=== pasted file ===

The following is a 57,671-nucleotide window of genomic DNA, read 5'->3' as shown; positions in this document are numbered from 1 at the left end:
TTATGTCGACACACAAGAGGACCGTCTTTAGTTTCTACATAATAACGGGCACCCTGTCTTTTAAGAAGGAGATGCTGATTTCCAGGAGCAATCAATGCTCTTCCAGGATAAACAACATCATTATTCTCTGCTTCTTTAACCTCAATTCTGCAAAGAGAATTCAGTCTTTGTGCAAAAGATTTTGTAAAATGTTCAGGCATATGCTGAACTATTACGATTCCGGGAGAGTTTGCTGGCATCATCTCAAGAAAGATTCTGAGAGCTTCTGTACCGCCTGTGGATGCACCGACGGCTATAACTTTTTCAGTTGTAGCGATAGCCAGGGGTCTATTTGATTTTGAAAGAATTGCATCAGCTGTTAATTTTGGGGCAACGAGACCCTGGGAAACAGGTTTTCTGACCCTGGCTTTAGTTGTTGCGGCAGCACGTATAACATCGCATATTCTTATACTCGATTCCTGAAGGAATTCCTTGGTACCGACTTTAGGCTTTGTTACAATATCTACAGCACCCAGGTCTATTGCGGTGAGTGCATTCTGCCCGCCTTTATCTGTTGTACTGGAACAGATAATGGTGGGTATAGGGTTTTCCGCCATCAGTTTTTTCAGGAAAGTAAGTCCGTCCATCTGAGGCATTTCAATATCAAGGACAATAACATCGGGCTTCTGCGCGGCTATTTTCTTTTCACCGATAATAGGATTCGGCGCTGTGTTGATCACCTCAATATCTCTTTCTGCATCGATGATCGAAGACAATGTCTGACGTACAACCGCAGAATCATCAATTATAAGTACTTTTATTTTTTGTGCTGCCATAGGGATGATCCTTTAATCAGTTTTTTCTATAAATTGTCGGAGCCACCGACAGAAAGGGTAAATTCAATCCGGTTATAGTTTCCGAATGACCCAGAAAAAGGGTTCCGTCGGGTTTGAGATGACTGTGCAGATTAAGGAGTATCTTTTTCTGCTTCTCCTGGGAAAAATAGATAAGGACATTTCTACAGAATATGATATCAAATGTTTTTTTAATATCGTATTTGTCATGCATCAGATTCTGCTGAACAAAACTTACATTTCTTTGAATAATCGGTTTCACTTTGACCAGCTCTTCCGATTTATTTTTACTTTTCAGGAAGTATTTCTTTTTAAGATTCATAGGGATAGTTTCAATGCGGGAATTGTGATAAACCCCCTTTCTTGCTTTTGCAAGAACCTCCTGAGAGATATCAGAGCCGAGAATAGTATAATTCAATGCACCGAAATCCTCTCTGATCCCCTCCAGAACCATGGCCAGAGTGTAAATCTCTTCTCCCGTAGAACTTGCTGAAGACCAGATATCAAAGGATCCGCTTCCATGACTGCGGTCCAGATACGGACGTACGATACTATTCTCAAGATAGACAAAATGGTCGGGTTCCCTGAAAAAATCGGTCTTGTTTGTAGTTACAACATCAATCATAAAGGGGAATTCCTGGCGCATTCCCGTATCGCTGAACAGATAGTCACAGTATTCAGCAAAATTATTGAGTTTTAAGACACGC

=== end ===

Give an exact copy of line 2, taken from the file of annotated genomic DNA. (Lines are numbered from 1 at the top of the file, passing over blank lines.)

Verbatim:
TTATGTCGACACACAAGAGGACCGTCTTTAGTTTCTACATAATAACGGGCACCCTGTCTTTTAAGAAGGAGATGCTGATTTCCAGGAGCAATCAATGCTCTTCCAGGATAAACAACATCATTATTCTCTGCTTCTTTAACCTCAATTCTGCAAAGAGAATTCAGTCTTTGTGCAAAAGATTTTGTAAAATGTTCAGGCATATGCTGAACTATTACGATTCCGGGAGAGTTTGCTGGCATCATCTCAAGAAAGATTCTGAGAGCTTCTGTACCGCCTGTGGATGCACCGACGGCTATAACTTTTTCAGTTGTAGCGATAGCCAGGGGTCTATTTGATTTTGAAAGAATTGCATCAGCTGTTAATTTTGGGGCAACGAGACCCTGGGAAACAGGTTTTCTGACCCTGGCTTTAGTTGTTGCGGCAGCACGTATAACATCGCATATTCTTATACTCGATTCCTGAAGGAATTCCTTGGTACCGACTTTAGGCTTTGTTACAATATCTACAGCACCCAGGTCTATTGCGGTGAGTGCATTCTGCCCGCCTTTATCTGTTGTACTGGAACAGATAATGGTGGGTATAGGGTTTTCCGCCATCAGTTTTTTCAGGAAAGTAAGTCCGTCCATCTGAGGCATTTCAATATCAAGGACAATAACATCGGGCTTCTGCGCGGCTATTTTCTTTTCACCGATAATAGGATTCGGCGCTGTGTTGATCACCTCAATATCTCTTTCTGCATCGATGATCGAAGACAATGTCTGACGTACAACCGCAGAATCATCAATTATAAGTACTTTTATTTTTTGTGCTGCCATAGGGATGATCCTTTAATCAGTTTTTTCTATAAATTGTCGGAGCCACCGACAGAAAGGGTAAATTCAATCCGGTTATAGTTTCCGAATGACCCAGAAAAAGGGTTCCGTCGGGTTTGAGATGACTGTGCAGATTAAGGAGTATCTTTTTCTGCTTCTCCTGGGAAAAATAGATAAGGACATTTCTACAGAATATGATATCAAATGTTTTTTTAATATCGTATTTGTCATGCATCAGATTCTGCTGAACAAAACTTACATTTCTTTGAATAATCGGTTTCACTTTGACCAGCTCTTCCGATTTATTTTTACTTTTCAGGAAGTATTTCTTTTTAAGATTCATAGGGATAGTTTCAATGCGGGAATTGTGATAAACCCCCTTTCTTGCTTTTGCAAGAACCTCCTGAGAGATATCAGAGCCGAGAATAGTATAATTCAATGCACCGAAATCCTCTCTGATCCCCTCCAGAACCATGGCCAGAGTGTAAATCTCTTCTCCCGTAGAACTTGCTGAAGACCAGATATCAAAGGATCCGCTTCCATGACTGCGGTCCAGATACGGACGTACGATACTATTCTCAAGATAGACAAAATGGTCGGGTTCCCTGAAAAAATCGGTCTTGTTTGTAGTTACAACATCAATCATAAAGGGGAATTCCTGGCGCATTCCCGTATCGCTGAACAGATAGTCACAGTATTCAGCAAAATTATTGAGTTTTAAGACACGC